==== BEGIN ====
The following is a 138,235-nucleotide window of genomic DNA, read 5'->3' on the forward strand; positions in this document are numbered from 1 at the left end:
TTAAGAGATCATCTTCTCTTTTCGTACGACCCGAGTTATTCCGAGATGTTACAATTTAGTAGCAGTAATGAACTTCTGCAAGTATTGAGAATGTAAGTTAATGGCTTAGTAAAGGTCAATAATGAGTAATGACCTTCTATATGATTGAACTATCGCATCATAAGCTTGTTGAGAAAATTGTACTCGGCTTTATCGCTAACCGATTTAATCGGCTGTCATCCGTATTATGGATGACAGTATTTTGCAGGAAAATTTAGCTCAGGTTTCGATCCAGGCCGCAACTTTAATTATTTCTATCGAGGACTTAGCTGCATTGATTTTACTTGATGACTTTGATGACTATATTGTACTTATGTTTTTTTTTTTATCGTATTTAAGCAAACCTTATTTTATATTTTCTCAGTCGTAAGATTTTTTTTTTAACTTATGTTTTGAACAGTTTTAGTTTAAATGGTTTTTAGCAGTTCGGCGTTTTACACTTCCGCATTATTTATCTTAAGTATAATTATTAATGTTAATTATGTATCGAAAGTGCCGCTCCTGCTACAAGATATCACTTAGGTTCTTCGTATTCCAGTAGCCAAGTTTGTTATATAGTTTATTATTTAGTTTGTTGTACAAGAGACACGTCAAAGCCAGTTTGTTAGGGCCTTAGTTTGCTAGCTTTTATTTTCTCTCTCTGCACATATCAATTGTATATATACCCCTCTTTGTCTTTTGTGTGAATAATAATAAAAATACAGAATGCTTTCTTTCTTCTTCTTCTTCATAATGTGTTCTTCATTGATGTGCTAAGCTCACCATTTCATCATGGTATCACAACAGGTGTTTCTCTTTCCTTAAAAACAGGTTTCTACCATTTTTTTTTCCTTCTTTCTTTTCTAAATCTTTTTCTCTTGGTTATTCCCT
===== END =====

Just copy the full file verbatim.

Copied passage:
The following is a 138,235-nucleotide window of genomic DNA, read 5'->3' on the forward strand; positions in this document are numbered from 1 at the left end:
TTAAGAGATCATCTTCTCTTTTCGTACGACCCGAGTTATTCCGAGATGTTACAATTTAGTAGCAGTAATGAACTTCTGCAAGTATTGAGAATGTAAGTTAATGGCTTAGTAAAGGTCAATAATGAGTAATGACCTTCTATATGATTGAACTATCGCATCATAAGCTTGTTGAGAAAATTGTACTCGGCTTTATCGCTAACCGATTTAATCGGCTGTCATCCGTATTATGGATGACAGTATTTTGCAGGAAAATTTAGCTCAGGTTTCGATCCAGGCCGCAACTTTAATTATTTCTATCGAGGACTTAGCTGCATTGATTTTACTTGATGACTTTGATGACTATATTGTACTTATGTTTTTTTTTTTATCGTATTTAAGCAAACCTTATTTTATATTTTCTCAGTCGTAAGATTTTTTTTTTAACTTATGTTTTGAACAGTTTTAGTTTAAATGGTTTTTAGCAGTTCGGCGTTTTACACTTCCGCATTATTTATCTTAAGTATAATTATTAATGTTAATTATGTATCGAAAGTGCCGCTCCTGCTACAAGATATCACTTAGGTTCTTCGTATTCCAGTAGCCAAGTTTGTTATATAGTTTATTATTTAGTTTGTTGTACAAGAGACACGTCAAAGCCAGTTTGTTAGGGCCTTAGTTTGCTAGCTTTTATTTTCTCTCTCTGCACATATCAATTGTATATATACCCCTCTTTGTCTTTTGTGTGAATAATAATAAAAATACAGAATGCTTTCTTTCTTCTTCTTCTTCATAATGTGTTCTTCATTGATGTGCTAAGCTCACCATTTCATCATGGTATCACAACAGGTGTTTCTCTTTCCTTAAAAACAGGTTTCTACCATTTTTTTTTCCTTCTTTCTTTTCTAAATCTTTTTCTCTTGGTTATTCCCT